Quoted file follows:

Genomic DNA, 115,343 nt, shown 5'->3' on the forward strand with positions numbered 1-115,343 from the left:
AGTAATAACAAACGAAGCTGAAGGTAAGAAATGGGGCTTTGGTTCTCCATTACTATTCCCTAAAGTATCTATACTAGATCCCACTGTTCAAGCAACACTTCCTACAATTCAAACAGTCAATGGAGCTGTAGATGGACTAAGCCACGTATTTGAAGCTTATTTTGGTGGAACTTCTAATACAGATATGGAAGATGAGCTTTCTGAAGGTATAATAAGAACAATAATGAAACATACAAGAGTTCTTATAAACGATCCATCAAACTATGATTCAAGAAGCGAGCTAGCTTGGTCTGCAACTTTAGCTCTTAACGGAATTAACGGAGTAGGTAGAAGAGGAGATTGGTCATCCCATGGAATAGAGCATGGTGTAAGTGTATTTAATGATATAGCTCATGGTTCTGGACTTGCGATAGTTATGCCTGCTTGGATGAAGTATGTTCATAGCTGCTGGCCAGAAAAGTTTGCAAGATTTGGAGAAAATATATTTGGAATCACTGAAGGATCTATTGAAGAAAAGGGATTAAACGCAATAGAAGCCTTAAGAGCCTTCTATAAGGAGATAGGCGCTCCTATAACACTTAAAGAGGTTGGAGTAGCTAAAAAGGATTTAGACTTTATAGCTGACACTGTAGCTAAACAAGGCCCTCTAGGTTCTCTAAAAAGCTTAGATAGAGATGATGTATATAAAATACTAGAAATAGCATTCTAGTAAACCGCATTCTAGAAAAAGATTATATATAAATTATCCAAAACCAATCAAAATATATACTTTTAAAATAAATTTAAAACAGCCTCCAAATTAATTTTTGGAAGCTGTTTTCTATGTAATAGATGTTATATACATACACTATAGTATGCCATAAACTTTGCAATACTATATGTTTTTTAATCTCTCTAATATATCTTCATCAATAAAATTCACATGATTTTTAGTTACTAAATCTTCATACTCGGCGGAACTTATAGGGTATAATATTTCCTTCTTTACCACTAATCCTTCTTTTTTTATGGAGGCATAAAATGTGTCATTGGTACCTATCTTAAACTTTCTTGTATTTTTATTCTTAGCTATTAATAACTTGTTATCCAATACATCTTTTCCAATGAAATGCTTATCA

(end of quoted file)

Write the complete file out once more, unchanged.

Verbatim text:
Genomic DNA, 115,343 nt, shown 5'->3' on the forward strand with positions numbered 1-115,343 from the left:
AGTAATAACAAACGAAGCTGAAGGTAAGAAATGGGGCTTTGGTTCTCCATTACTATTCCCTAAAGTATCTATACTAGATCCCACTGTTCAAGCAACACTTCCTACAATTCAAACAGTCAATGGAGCTGTAGATGGACTAAGCCACGTATTTGAAGCTTATTTTGGTGGAACTTCTAATACAGATATGGAAGATGAGCTTTCTGAAGGTATAATAAGAACAATAATGAAACATACAAGAGTTCTTATAAACGATCCATCAAACTATGATTCAAGAAGCGAGCTAGCTTGGTCTGCAACTTTAGCTCTTAACGGAATTAACGGAGTAGGTAGAAGAGGAGATTGGTCATCCCATGGAATAGAGCATGGTGTAAGTGTATTTAATGATATAGCTCATGGTTCTGGACTTGCGATAGTTATGCCTGCTTGGATGAAGTATGTTCATAGCTGCTGGCCAGAAAAGTTTGCAAGATTTGGAGAAAATATATTTGGAATCACTGAAGGATCTATTGAAGAAAAGGGATTAAACGCAATAGAAGCCTTAAGAGCCTTCTATAAGGAGATAGGCGCTCCTATAACACTTAAAGAGGTTGGAGTAGCTAAAAAGGATTTAGACTTTATAGCTGACACTGTAGCTAAACAAGGCCCTCTAGGTTCTCTAAAAAGCTTAGATAGAGATGATGTATATAAAATACTAGAAATAGCATTCTAGTAAACCGCATTCTAGAAAAAGATTATATATAAATTATCCAAAACCAATCAAAATATATACTTTTAAAATAAATTTAAAACAGCCTCCAAATTAATTTTTGGAAGCTGTTTTCTATGTAATAGATGTTATATACATACACTATAGTATGCCATAAACTTTGCAATACTATATGTTTTTTAATCTCTCTAATATATCTTCATCAATAAAATTCACATGATTTTTAGTTACTAAATCTTCATACTCGGCGGAACTTATAGGGTATAATATTTCCTTCTTTACCACTAATCCTTCTTTTTTTATGGAGGCATAAAATGTGTCATTGGTACCTATCTTAAACTTTCTTGTATTTTTATTCTTAGCTATTAATAACTTGTTATCCAATACATCTTTTCCAATGAAATGCTTATCA